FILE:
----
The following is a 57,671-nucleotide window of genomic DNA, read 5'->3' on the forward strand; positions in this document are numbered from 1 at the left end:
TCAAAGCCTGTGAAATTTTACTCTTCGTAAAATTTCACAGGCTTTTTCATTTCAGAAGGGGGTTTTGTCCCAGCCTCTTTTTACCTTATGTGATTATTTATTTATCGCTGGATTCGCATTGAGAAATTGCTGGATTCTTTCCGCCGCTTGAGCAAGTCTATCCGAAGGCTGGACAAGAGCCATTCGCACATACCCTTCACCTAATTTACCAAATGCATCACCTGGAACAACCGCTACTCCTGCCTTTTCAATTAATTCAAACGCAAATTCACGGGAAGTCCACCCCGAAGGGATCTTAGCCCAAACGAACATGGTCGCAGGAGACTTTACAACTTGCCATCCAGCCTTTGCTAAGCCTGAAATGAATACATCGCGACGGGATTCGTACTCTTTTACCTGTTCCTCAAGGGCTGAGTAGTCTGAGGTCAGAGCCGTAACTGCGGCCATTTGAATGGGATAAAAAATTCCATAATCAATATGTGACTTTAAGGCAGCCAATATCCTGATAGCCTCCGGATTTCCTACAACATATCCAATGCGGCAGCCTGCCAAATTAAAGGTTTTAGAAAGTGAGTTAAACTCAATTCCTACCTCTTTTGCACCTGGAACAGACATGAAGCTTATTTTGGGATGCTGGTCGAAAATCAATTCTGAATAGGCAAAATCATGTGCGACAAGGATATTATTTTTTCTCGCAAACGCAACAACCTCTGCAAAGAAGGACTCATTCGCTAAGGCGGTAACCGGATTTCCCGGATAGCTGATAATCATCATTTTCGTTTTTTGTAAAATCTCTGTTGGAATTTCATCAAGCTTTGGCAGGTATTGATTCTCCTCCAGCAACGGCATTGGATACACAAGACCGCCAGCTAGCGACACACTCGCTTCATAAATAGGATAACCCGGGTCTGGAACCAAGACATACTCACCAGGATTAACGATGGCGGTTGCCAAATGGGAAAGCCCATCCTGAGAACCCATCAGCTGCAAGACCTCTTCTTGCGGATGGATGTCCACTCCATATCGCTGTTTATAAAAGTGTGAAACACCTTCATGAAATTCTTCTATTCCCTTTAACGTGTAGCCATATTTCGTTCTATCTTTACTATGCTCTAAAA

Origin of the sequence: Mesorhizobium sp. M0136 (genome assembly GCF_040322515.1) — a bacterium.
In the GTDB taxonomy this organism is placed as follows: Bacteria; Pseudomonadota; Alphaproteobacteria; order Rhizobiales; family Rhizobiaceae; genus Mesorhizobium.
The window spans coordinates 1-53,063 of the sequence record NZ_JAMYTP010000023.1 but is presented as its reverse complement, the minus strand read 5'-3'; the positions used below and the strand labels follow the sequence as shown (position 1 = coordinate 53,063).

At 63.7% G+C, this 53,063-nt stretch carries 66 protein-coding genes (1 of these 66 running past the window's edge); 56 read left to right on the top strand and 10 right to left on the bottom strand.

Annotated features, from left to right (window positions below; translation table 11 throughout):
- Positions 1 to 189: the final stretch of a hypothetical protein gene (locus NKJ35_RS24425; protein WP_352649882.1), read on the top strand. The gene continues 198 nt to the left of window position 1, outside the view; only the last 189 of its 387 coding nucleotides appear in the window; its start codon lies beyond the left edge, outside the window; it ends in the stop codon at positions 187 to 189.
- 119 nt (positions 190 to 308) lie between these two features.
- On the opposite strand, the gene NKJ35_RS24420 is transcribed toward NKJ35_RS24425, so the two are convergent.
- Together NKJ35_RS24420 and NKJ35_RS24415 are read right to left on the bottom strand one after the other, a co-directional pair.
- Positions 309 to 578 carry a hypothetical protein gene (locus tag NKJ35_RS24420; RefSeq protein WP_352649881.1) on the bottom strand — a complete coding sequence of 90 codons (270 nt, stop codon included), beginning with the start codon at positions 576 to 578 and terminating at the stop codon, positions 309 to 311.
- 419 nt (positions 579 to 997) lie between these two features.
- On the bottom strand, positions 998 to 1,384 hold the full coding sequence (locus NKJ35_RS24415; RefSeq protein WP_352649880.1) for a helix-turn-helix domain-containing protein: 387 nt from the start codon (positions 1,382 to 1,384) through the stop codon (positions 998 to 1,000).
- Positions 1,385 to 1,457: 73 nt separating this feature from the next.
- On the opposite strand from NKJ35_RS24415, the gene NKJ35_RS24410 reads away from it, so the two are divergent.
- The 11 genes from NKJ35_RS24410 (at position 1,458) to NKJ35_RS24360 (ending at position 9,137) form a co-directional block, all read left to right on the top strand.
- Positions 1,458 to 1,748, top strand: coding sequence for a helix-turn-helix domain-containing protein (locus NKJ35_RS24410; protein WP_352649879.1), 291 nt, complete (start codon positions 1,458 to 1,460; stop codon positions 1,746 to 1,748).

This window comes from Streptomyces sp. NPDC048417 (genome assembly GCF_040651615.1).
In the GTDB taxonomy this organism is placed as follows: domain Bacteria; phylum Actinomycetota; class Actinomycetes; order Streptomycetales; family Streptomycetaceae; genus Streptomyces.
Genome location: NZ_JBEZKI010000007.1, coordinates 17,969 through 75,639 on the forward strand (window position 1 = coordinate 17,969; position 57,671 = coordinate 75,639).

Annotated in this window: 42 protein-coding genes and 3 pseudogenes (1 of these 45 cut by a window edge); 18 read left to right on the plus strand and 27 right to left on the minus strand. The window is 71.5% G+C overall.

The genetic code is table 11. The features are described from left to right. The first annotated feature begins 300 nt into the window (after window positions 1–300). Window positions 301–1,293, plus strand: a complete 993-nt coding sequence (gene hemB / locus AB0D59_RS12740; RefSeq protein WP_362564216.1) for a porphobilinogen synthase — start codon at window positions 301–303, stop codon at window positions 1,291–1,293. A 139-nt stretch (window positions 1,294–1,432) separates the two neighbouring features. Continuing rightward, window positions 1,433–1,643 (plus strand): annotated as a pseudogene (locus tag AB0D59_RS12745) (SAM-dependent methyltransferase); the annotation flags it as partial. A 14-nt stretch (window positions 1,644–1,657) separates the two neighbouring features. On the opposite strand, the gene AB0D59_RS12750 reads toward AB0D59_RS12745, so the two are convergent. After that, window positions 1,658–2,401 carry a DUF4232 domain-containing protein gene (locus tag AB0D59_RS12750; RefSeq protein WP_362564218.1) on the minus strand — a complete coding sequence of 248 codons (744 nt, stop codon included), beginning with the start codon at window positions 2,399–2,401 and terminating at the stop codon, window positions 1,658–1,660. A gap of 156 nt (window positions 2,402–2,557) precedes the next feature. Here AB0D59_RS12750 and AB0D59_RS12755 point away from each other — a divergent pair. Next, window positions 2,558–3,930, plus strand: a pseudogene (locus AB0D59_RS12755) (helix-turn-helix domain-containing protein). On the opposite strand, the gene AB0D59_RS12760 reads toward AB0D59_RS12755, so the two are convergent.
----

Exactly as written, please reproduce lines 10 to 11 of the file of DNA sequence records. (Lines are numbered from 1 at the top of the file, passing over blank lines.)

- On the opposite strand, the gene NKJ35_RS24420 is transcribed toward NKJ35_RS24425, so the two are convergent.
- Together NKJ35_RS24420 and NKJ35_RS24415 are read right to left on the bottom strand one after the other, a co-directional pair.